Also, let the blogger know that he's committing journalism and that there are certain best practices that go along with that. Blogging codes of ethics reflect journalism codes pretty closely. For example, there is a code of blogging ethics available at Review that and consider linking to it in your email. The key is to do all of this in a way that is not combative.

What qualifies as being combative in responding to a post?

What doesn't work is finding some other communications vehicle to refute what you found. For example, don't issue a press release if you saw it on a blog. All that will do is incite the blogosphere. They'll pick up the release and use it to make fun of you.

How about issuing a cease-and-desist?

Don't do it. Two years ago, a guy with a blog started making furniture out of FedEx boxes and posting the photos on his blog. FedEx felt it was a problem because he was taking boxes from a location, and there wouldn't be any left for customers. But instead of contacting him and maybe offering boxes in what might have been a great brand-building campaign, they issued a cease-and-desist.

What was the upshot for Fed-Ex—how did that hurt the brand?

He posted the cease-and-desist on his blog. It got picked up by the blogosphere, with everybody saying, "Isn't FedEx horrible?" Then it got picked up by mainstream media. Then their stock price started to fall—for about six whole weeks.

So the lesson is to engage with bloggers one-on-one. Had FedEx contacted him and said, "We like the furniture. It's clever. But we're having a customer service problem. Can we work something out?"—they could have turned him into an evangelist. Instead, they turned him into a detractor. Also, by putting the issue in the hands of the legal department, they set him up as a defendant—and ultimately hurt the brand.

What is your parting advice for PR practitioners thinking of engaging in Web 2.0?

It goes back to remembering that PR's function is to foster positive relationships. To do that in the online world, PR still has a lot of work to do. And we must embrace our new roles. Specifically, this includes:

Learning to use new communications tools effectively. Every time I go to a PR event, I'm shocked that people don't know what Technorati is, how to record a podcast, how to do a blog, or how to record a video. We need to know how to set up and maintain these things. Otherwise, we'll lose them to other disciplines. There is a struggle today about where New Media should sit—whether it belongs to advertising, PR, marketing or outsourced tech agencies. Even if it gets outsourced, PR people still must understand this stuff internally.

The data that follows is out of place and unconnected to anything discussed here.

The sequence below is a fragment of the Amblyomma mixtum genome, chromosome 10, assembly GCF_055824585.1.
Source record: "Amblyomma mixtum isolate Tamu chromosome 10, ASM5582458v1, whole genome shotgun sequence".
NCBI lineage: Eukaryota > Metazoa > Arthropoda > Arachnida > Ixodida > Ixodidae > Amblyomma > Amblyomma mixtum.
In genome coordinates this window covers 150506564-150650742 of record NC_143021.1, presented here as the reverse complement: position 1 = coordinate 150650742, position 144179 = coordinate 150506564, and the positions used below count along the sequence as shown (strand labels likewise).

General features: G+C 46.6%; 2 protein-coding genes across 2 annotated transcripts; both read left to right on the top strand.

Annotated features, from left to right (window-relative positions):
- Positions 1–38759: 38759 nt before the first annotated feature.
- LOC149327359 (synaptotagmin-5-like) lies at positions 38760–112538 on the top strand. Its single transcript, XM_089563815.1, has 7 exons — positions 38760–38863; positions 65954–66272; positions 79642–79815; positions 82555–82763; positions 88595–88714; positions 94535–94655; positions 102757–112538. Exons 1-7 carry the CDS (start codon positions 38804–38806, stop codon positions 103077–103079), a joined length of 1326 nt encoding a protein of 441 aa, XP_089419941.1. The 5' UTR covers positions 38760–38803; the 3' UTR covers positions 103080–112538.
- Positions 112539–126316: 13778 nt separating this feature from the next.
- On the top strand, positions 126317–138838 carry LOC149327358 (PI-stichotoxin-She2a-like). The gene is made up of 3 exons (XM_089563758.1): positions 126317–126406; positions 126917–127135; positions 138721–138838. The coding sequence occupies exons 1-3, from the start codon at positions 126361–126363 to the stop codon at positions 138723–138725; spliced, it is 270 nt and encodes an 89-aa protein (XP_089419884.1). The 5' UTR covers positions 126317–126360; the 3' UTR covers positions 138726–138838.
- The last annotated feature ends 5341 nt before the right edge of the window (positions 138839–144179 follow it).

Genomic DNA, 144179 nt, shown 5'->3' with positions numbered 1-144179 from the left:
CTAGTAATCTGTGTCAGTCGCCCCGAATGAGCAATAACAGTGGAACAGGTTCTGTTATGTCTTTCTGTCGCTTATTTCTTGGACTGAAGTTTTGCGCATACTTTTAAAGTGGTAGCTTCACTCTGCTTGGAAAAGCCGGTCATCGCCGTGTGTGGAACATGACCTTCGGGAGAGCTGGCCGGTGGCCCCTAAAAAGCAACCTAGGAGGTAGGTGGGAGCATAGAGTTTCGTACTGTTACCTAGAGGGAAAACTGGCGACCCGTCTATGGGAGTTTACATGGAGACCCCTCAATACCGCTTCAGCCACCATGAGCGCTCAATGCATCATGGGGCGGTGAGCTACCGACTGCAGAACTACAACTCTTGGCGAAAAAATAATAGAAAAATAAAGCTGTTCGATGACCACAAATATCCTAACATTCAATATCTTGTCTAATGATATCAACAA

Expanding the number of communicators in our organizations.
Empowering colleagues across all disciplines to have a voice by teaching them how to use these communications tools.
Giving up stringent control of the message and sole control of our relationships with media.
Allowing for relationships to develop organically and dynamically and robustly with all our audiences and across all levels of the organization.
Fundamentally changing the image of PR and re-educating our organizations, clients and our own industry about what the true role of PR is and always has been—that of relationship-building.
What's next in Web 2.0—what trends and developments must our readers watch?

Podcasts, video blogs, virtual societies—these are all things to watch in 2007. But ultimately, these are tactical tools of the trade. What we need to watch for strategically this year is the blending of traditional media with citizen journalism and social media using all of these tools. This is already happening in a big way. For example, The New York Times just added Digg and other social media tools to its offerings. Time magazine added some blogs. And BBC used citizen journalism pictures in its coverage of the tsunami and London bombings. You'll see a lot more of this in the year ahead.

That's why these things must be taken seriously. It's not amateur hour anymore. It will all converge this next year. What's said online is important—if you don't engage in these conversations, you will lose the leverage you have with partners, competitors, media, analysts—and customers.

Brian Pittman (